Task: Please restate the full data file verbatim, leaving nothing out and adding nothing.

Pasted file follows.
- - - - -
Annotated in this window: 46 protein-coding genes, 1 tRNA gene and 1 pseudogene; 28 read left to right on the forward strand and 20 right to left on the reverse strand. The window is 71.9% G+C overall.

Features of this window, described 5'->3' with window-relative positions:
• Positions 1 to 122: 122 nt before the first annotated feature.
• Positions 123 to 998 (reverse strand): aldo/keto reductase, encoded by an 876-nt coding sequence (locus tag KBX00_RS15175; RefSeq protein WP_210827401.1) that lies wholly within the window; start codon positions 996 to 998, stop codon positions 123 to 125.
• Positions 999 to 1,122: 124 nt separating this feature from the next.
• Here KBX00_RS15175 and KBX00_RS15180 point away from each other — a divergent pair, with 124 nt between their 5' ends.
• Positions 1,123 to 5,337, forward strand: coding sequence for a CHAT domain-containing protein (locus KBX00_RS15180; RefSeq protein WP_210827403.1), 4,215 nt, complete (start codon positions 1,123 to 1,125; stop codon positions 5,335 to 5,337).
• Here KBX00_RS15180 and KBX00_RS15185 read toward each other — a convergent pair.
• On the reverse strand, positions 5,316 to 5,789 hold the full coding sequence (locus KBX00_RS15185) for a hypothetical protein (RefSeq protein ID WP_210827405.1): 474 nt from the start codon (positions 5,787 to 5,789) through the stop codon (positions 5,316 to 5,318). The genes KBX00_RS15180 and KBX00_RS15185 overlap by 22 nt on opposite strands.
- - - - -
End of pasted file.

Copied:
Annotated in this window: 46 protein-coding genes, 1 tRNA gene and 1 pseudogene; 28 read left to right on the forward strand and 20 right to left on the reverse strand. The window is 71.9% G+C overall.

Features of this window, described 5'->3' with window-relative positions:
• Positions 1 to 122: 122 nt before the first annotated feature.
• Positions 123 to 998 (reverse strand): aldo/keto reductase, encoded by an 876-nt coding sequence (locus tag KBX00_RS15175; RefSeq protein WP_210827401.1) that lies wholly within the window; start codon positions 996 to 998, stop codon positions 123 to 125.
• Positions 999 to 1,122: 124 nt separating this feature from the next.
• Here KBX00_RS15175 and KBX00_RS15180 point away from each other — a divergent pair, with 124 nt between their 5' ends.
• Positions 1,123 to 5,337, forward strand: coding sequence for a CHAT domain-containing protein (locus KBX00_RS15180; RefSeq protein WP_210827403.1), 4,215 nt, complete (start codon positions 1,123 to 1,125; stop codon positions 5,335 to 5,337).
• Here KBX00_RS15180 and KBX00_RS15185 read toward each other — a convergent pair.
• On the reverse strand, positions 5,316 to 5,789 hold the full coding sequence (locus KBX00_RS15185) for a hypothetical protein (RefSeq protein ID WP_210827405.1): 474 nt from the start codon (positions 5,787 to 5,789) through the stop codon (positions 5,316 to 5,318). The genes KBX00_RS15180 and KBX00_RS15185 overlap by 22 nt on opposite strands.